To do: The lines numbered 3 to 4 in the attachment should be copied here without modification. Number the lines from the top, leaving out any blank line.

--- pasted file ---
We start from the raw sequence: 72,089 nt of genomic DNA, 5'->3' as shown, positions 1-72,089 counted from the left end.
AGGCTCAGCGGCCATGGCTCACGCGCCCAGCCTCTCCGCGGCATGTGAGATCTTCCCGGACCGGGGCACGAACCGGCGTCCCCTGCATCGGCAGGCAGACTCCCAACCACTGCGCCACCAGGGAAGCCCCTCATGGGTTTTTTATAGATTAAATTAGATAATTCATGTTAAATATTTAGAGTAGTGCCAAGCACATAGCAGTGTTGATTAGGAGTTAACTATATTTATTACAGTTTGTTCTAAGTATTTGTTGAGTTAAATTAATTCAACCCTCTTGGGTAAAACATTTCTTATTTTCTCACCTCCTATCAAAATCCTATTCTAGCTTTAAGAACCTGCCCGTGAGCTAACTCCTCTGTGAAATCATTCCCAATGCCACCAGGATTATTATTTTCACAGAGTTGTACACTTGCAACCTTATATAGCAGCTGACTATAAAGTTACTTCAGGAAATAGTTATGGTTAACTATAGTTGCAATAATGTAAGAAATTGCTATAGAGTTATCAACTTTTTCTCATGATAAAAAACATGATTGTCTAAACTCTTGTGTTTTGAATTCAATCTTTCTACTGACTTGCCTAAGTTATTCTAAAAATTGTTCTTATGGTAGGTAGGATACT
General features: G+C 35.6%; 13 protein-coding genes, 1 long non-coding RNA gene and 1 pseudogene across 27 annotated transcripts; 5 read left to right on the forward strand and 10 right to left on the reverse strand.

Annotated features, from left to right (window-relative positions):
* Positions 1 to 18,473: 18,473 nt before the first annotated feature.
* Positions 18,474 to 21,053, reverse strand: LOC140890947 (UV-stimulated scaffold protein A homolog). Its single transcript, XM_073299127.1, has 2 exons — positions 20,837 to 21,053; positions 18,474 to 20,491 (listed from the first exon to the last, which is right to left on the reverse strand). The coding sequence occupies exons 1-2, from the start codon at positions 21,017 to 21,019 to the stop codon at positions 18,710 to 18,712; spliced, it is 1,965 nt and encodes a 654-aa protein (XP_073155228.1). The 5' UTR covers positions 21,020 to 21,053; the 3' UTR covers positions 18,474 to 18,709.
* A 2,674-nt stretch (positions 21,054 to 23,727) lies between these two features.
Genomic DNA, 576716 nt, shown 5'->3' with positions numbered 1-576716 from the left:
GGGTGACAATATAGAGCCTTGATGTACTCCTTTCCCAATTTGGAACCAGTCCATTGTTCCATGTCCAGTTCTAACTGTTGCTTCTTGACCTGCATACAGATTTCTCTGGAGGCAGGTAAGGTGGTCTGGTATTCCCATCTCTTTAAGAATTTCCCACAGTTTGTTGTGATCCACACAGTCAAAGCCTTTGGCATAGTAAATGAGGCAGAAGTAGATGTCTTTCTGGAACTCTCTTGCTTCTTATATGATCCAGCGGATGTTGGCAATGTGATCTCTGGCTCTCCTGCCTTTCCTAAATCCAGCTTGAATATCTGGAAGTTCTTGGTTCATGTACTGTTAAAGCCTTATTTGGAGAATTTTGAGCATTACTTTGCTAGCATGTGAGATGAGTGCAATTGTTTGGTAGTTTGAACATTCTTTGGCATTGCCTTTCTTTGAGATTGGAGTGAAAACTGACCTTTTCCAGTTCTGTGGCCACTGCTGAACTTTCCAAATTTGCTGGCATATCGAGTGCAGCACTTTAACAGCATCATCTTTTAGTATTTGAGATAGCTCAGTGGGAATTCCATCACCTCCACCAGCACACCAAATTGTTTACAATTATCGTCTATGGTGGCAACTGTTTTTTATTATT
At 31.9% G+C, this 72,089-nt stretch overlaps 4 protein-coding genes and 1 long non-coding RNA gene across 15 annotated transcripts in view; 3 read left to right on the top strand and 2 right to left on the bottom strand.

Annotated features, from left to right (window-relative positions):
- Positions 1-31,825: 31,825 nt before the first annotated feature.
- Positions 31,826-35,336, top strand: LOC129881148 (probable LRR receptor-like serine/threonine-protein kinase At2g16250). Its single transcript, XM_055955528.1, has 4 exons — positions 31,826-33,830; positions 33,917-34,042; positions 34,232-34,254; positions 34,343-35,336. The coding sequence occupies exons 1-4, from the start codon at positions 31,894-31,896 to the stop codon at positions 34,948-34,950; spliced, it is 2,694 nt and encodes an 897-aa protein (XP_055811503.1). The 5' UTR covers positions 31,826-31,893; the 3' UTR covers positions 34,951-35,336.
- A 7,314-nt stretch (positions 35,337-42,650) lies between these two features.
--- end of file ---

General features: G+C 35.6%; 13 protein-coding genes, 1 long non-coding RNA gene and 1 pseudogene across 27 annotated transcripts; 5 read left to right on the forward strand and 10 right to left on the reverse strand.

Annotated features, from left to right (window-relative positions):